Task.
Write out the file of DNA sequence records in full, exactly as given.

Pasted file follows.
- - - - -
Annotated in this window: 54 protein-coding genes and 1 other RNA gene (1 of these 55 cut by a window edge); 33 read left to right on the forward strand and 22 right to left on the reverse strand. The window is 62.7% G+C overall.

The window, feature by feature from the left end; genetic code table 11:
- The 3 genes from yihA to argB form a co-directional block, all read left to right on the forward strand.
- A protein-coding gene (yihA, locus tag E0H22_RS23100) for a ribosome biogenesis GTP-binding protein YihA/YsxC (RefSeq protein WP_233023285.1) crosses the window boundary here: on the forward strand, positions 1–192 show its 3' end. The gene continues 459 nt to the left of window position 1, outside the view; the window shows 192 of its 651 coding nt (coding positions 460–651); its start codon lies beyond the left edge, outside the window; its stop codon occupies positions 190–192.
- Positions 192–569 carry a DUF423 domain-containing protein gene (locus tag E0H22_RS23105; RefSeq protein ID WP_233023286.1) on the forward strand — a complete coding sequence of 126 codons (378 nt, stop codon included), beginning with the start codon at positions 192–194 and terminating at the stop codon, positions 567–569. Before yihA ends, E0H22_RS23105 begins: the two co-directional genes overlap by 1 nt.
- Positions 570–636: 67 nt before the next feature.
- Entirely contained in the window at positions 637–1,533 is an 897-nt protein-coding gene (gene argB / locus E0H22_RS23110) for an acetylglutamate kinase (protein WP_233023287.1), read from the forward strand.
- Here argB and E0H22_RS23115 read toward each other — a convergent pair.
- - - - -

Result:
Annotated in this window: 54 protein-coding genes and 1 other RNA gene (1 of these 55 cut by a window edge); 33 read left to right on the forward strand and 22 right to left on the reverse strand. The window is 62.7% G+C overall.

The window, feature by feature from the left end; genetic code table 11:
- The 3 genes from yihA to argB form a co-directional block, all read left to right on the forward strand.
- A protein-coding gene (yihA, locus tag E0H22_RS23100) for a ribosome biogenesis GTP-binding protein YihA/YsxC (RefSeq protein WP_233023285.1) crosses the window boundary here: on the forward strand, positions 1–192 show its 3' end. The gene continues 459 nt to the left of window position 1, outside the view; the window shows 192 of its 651 coding nt (coding positions 460–651); its start codon lies beyond the left edge, outside the window; its stop codon occupies positions 190–192.
- Positions 192–569 carry a DUF423 domain-containing protein gene (locus tag E0H22_RS23105; RefSeq protein ID WP_233023286.1) on the forward strand — a complete coding sequence of 126 codons (378 nt, stop codon included), beginning with the start codon at positions 192–194 and terminating at the stop codon, positions 567–569. Before yihA ends, E0H22_RS23105 begins: the two co-directional genes overlap by 1 nt.
- Positions 570–636: 67 nt before the next feature.
- Entirely contained in the window at positions 637–1,533 is an 897-nt protein-coding gene (gene argB / locus E0H22_RS23110) for an acetylglutamate kinase (protein WP_233023287.1), read from the forward strand.
- Here argB and E0H22_RS23115 read toward each other — a convergent pair.